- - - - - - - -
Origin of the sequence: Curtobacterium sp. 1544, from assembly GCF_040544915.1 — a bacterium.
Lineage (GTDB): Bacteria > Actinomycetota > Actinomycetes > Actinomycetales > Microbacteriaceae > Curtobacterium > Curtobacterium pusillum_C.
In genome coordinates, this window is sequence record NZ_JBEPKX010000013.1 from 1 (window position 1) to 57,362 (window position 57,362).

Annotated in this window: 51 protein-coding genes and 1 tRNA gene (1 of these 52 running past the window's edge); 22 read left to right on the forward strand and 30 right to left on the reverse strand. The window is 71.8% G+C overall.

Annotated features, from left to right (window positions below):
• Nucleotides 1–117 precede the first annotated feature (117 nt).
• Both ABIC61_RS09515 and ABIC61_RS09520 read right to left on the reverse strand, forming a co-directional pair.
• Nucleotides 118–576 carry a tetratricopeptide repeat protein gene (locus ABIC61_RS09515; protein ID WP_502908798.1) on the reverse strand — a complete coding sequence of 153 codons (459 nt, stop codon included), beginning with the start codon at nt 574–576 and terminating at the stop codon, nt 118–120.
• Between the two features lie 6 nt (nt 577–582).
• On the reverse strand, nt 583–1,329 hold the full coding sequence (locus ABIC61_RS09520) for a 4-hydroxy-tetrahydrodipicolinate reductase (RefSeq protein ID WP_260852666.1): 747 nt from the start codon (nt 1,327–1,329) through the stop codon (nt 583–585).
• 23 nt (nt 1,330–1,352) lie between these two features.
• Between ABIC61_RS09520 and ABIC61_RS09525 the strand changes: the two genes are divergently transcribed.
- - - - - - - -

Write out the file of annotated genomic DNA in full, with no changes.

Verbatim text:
Origin of the sequence: Curtobacterium sp. 1544, from assembly GCF_040544915.1 — a bacterium.
Lineage (GTDB): Bacteria > Actinomycetota > Actinomycetes > Actinomycetales > Microbacteriaceae > Curtobacterium > Curtobacterium pusillum_C.
In genome coordinates, this window is sequence record NZ_JBEPKX010000013.1 from 1 (window position 1) to 57,362 (window position 57,362).

Annotated in this window: 51 protein-coding genes and 1 tRNA gene (1 of these 52 running past the window's edge); 22 read left to right on the forward strand and 30 right to left on the reverse strand. The window is 71.8% G+C overall.

Annotated features, from left to right (window positions below):
• Nucleotides 1–117 precede the first annotated feature (117 nt).
• Both ABIC61_RS09515 and ABIC61_RS09520 read right to left on the reverse strand, forming a co-directional pair.
• Nucleotides 118–576 carry a tetratricopeptide repeat protein gene (locus ABIC61_RS09515; protein ID WP_502908798.1) on the reverse strand — a complete coding sequence of 153 codons (459 nt, stop codon included), beginning with the start codon at nt 574–576 and terminating at the stop codon, nt 118–120.
• Between the two features lie 6 nt (nt 577–582).
• On the reverse strand, nt 583–1,329 hold the full coding sequence (locus ABIC61_RS09520) for a 4-hydroxy-tetrahydrodipicolinate reductase (RefSeq protein ID WP_260852666.1): 747 nt from the start codon (nt 1,327–1,329) through the stop codon (nt 583–585).
• 23 nt (nt 1,330–1,352) lie between these two features.
• Between ABIC61_RS09520 and ABIC61_RS09525 the strand changes: the two genes are divergently transcribed.